# Adaptive Computation Time

### Top-Down explanation of Graves’ 2015 paper “Adaptive Computation Time for Recurrent Neural Networks”

#### 1. Motivation

Graves states “evidence that increased depth leads to more performant networks is by now inarguable, and recent results show that increased sequence length can be similarly beneficial”. The underlying principle seems to imply that putting your under-achieving model inside a recurrent network and have it iterate a fixed number of times (100 if you want) to observe better results. Of course, in practice the opposite seems to hold. The resulting model will be much more computationally intensive, will overfit to data easily and you probably wont even see gains in performance.

So what we need is a way to use these increased sequence lengths when more computation is required but at the same time prevent the network from overfitting. In other words, we want to increase the sequence length when needed, but limit complexity when it isn’t. How can we achieve this? By letting the network determine how many iterations it will run and including the number of iterations (or a proxy of this) in the loss function we should achieve a network that will iterate only when it helps to obtain a more accurate answer.

As we push towards a recurrent network that determines how many times it will iterate a new problem arises.
How will the network determine its number of iterations? And how to make this differentiable? Having the network determine this limit *a priori* “would be equivalent to determining the Kolmogorov complexity of the data (and hence solving the halting problem)” (Graves, 2015).
The solution proposed by Graves is to let the network *halt* when it is ready instead.

Pseudo code:

```
is_ready = False
answer = None
while True:
# run model to update answer and check if ready
answer, is_ready = run_model()
if is_ready:
break
```

#### 2. Halting

For each iteration the network outputs an answer and a SIGMOIDAL halting value. The magnitude of the contribution of any iteration to the final answer $y_t$ is equal to the sub answer (the answer given by the iteration) multiplied by its probability of being relevant to the final answer $p_n$.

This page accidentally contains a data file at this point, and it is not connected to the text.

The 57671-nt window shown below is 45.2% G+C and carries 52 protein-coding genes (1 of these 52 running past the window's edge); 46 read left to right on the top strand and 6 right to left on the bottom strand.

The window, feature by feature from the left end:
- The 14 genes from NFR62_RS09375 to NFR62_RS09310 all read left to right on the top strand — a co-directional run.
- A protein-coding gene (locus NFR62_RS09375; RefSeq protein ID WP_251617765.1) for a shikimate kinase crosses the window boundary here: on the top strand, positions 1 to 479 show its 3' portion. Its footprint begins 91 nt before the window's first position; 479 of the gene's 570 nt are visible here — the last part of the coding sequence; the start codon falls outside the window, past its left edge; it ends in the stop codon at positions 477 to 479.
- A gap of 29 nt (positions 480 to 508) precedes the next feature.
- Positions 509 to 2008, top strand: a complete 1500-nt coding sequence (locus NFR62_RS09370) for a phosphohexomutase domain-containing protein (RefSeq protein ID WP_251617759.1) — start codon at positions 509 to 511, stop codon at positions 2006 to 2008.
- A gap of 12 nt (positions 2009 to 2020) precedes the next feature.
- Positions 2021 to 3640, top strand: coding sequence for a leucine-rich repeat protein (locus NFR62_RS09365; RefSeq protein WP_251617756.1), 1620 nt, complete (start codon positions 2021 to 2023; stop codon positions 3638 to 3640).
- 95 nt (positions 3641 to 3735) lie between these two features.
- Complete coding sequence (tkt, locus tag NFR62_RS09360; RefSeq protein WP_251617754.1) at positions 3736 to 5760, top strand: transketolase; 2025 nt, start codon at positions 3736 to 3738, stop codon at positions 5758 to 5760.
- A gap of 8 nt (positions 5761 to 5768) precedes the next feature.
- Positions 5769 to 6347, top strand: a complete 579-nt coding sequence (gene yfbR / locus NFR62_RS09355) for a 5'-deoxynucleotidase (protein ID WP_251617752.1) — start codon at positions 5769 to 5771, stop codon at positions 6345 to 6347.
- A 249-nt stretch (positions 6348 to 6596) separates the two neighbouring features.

In order to limit computation we want all probabilities to be zero for $n > N$ (so that running for more iterations doesn’t change the answer).

A function $N$ is used to determine the first $n’$ for which the sum of all halting probabilities is greater than one minus a small epsilon. This is so that after one iteration the sigmoidal (and therefore never quite $1$) value of $h_n$ can be enough to halt if only one iteration is needed.

For each iteration $n$ before $n’$ the probability is equal to its halting value. Since the sum of all probabilities has to be equal to one (and we want to limit computation), for $n = N$ the probability $p_n$ will be equal to the remainder $R = 1 - \text{ the sum of all previous probabilities}$.

This way, for any $n > N$ the probability will be zero ($R = 1 - 1$), so we can get away with not computing them and the answer wont change, so:

Finally, we add a proxy of total computation $\rho = N + R$ to the loss to encourage reduced computation and backpropagate through this.

#### 3. How it works

The main mechanism through which ACT operates is a non-differentiable piece-wise function. As such, the backpropagation of gradients through it is non-trivial.

Looking at the regularization term in the loss function $\rho$ we observe that no gradient can be propagated through $N$ and therefore adding $\rho$ to the loss is functionally equivalent to adding the remainder $R$. From it’s definition we observe that again no gradient can be propagated through the constant value $1$. Taken together this means that by adding $\rho$ to the loss function to minimize $text{loss} + \text{computation}$ we are actually minimizing $text{loss}$ while maximizing $\sum_{n=1}^{N-1}p_n$. By encouraging the network to maximize the halting probabilities of earlier steps we bias the network towards lower computation. This mechanism can be easily understood by considering that the $N$th step (the last answer-changing step) will be achieved earlier if, for instance, the first step greatly increases it’s halting probability.

#### 4. Generalizing towards recurrent neural networks

In Graves’ work the process described above is repeated for each element $t$ in a sequence using an RNN. For each of these besides outputing $y_t$ (the $y$ for element $t$ of the sequence) a hidden state $s_t$ is computed:

Where $p_t^n \text{ is } p_n \text{ in timestep } t$.

And $N(t)$ is the first $n_t$ for which the sum of all $h_t^n$ is greater than one minus small epsilon.

In blue is the process for one element of the sequence (as described in 2.). For each one of these elements $N(t)$ iterations are performed ($n = 1$ marked in red).

I haven’t talked about how to obtain any of the parameters mentioned (halting_values, sub_answers, sub_hidden_states) because it depends greatly on the implementation. A standard RNN (as shown in the image above) initializes its hidden state $s_t^1$ (when $n = 1$) to $S(s_{t-1}, x_t)$. In other words, for the first iteration of any element in the sequence the hidden state is a function $S$ applied to the COMPLETE hidden state at timestep $t - 1$ and the element of the sequence at index $t$. For any other iteration $s_t^n$ is $S(s_t^{n-1}, x_t)$.

Then both $y_t^n$ and $h_t^n$ are calculated by feeding the hidden state $s_t^n$ through feedforward layers $W_y$ and $W_h$ (with bias values) respectively. The output for the halting value $h_t^n$ is then squashed using a Sigmoid.